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U.S. Drought: Weekly Report for March 26, 2024

Prickly pear cactus blooming with pink flowers sprouting from the top of it in the desert.
Courtesy of

According to the March 26, 2024 U.S. Drought Monitor (USDM), moderate to exceptional drought covers 15.2% of the United States including Puerto Rico, a decrease from last week’s 17.8%. The worst drought categories (extreme to exceptional drought) decreased from 1.2% last week to 1.0%.

The atmospheric circulation at the upper levels over the contiguous U.S. underwent a change during this U.S. Drought Monitor week (March 20–26). The week started with a high-pressure ridge over the western contiguous U.S. and a low-pressure trough over the East, but ended with a trough over the western to central contiguous U.S. and ridge over the East Coast. This transition happened as a powerful upper-level Pacific weather system moved across the country. This upper-level system was manifested at the surface by strong low-pressure centers and cold fronts that brought rain and snow to several parts of the country. Weekly precipitation totals were above normal across much of the northern Plains to the Upper Midwest, all of New England, much of the East Coast, and parts of the southern Plains to the Lower Mississippi Valley.

The West had areas of above-normal precipitation mixed in with areas of below-normal precipitation. The week was drier than normal across the Rio Grande Valley, western parts of the High Plains to central Plains, the central Gulf of Mexico coast, all of the Ohio Valley, and much of the Tennessee Valley to the central Appalachians. The fronts brought colder temperatures that replaced the previously above-normal temperatures, so the week ended up colder than normal for most of the contiguous U.S. east of the Rockies and along the southern tier states. Only the Pacific Northwest and an area around the Mid-Mississippi Valley averaged near to warmer than normal for the week. Alaska was mostly warmer than normal for the week, with wetter-than-normal conditions across the west and drier-than-normal conditions for central to eastern Alaska. Hawaii and the U.S. Virgin Islands were mostly drier than normal, while it was a wetter-than-normal week for Puerto Rico.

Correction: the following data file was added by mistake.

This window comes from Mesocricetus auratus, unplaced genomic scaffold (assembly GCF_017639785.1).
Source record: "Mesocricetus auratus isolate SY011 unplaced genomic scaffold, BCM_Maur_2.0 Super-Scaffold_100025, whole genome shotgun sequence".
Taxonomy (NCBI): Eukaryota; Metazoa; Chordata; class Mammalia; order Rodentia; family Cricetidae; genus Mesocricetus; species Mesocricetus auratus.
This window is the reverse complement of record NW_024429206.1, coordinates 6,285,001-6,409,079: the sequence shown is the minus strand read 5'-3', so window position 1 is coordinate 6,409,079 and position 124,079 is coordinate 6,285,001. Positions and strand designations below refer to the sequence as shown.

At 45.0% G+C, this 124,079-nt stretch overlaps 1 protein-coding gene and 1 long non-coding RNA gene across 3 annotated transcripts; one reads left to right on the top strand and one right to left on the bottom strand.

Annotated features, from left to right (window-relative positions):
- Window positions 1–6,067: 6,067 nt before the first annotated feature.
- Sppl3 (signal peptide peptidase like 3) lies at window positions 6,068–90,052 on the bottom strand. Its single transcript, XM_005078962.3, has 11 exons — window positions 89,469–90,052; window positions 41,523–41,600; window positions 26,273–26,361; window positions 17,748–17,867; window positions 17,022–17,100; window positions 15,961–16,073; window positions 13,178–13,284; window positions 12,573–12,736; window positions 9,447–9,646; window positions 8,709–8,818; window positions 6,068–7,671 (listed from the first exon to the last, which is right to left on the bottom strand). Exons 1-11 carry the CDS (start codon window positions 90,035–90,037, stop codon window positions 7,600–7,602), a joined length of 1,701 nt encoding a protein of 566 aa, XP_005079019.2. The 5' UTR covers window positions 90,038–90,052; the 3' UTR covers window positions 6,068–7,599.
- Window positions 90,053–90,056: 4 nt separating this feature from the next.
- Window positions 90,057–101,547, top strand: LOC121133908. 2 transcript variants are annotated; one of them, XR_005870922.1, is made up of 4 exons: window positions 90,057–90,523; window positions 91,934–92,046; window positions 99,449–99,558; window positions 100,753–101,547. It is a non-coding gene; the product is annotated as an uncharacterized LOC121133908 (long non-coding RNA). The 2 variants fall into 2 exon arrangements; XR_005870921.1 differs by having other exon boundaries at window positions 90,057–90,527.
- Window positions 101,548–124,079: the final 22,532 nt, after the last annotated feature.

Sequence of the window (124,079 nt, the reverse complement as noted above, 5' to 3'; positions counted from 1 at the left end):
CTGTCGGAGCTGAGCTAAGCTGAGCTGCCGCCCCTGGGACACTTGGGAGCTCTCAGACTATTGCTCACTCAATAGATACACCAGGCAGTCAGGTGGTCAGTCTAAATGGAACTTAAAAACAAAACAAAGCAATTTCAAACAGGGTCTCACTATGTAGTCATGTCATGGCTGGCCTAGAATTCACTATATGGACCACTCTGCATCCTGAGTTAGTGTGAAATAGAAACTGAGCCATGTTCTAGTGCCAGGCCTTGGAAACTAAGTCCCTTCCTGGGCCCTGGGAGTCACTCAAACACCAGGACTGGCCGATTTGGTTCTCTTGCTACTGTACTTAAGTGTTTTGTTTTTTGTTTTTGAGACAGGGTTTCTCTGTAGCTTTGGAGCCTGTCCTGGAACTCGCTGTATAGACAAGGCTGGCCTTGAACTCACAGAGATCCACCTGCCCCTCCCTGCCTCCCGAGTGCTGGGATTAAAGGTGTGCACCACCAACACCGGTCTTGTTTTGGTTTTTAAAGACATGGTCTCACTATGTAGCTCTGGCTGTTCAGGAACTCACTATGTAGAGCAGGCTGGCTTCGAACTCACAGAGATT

Drought or abnormal dryness contracted or was reduced in intensity in parts of the Southwest, Puerto Rico, and the Plains to Mississippi Valley. Drought or abnormal dryness expanded or intensified in a few parts of the southern to central Plains, western High Plains, and Tennessee Valley. Nationally, contraction exceeded expansion, so the nationwide moderate to exceptional drought area decreased this week.

Nationally, contraction exceeded expansion, so the nationwide moderate to exceptional drought area decreased this week. Abnormal dryness and drought are currently affecting over 59 million people across the United States including Puerto Rico—about 19.2% of the population.

U.S. Drought Monitor map for March 26, 2024.

The full U.S. Drought Monitor weekly update is available from

In addition to, you can find further information on the current drought as well as on this week’s Drought Monitor update at the National Drought Mitigation Center

The most recent U.S. Drought Outlook is available from NOAA’s Climate Prediction Center and the U.S. Department of Agriculture provides information about the drought’s influence on crops and livestock

For additional drought information, follow #DroughtMonitor on Facebook and Twitter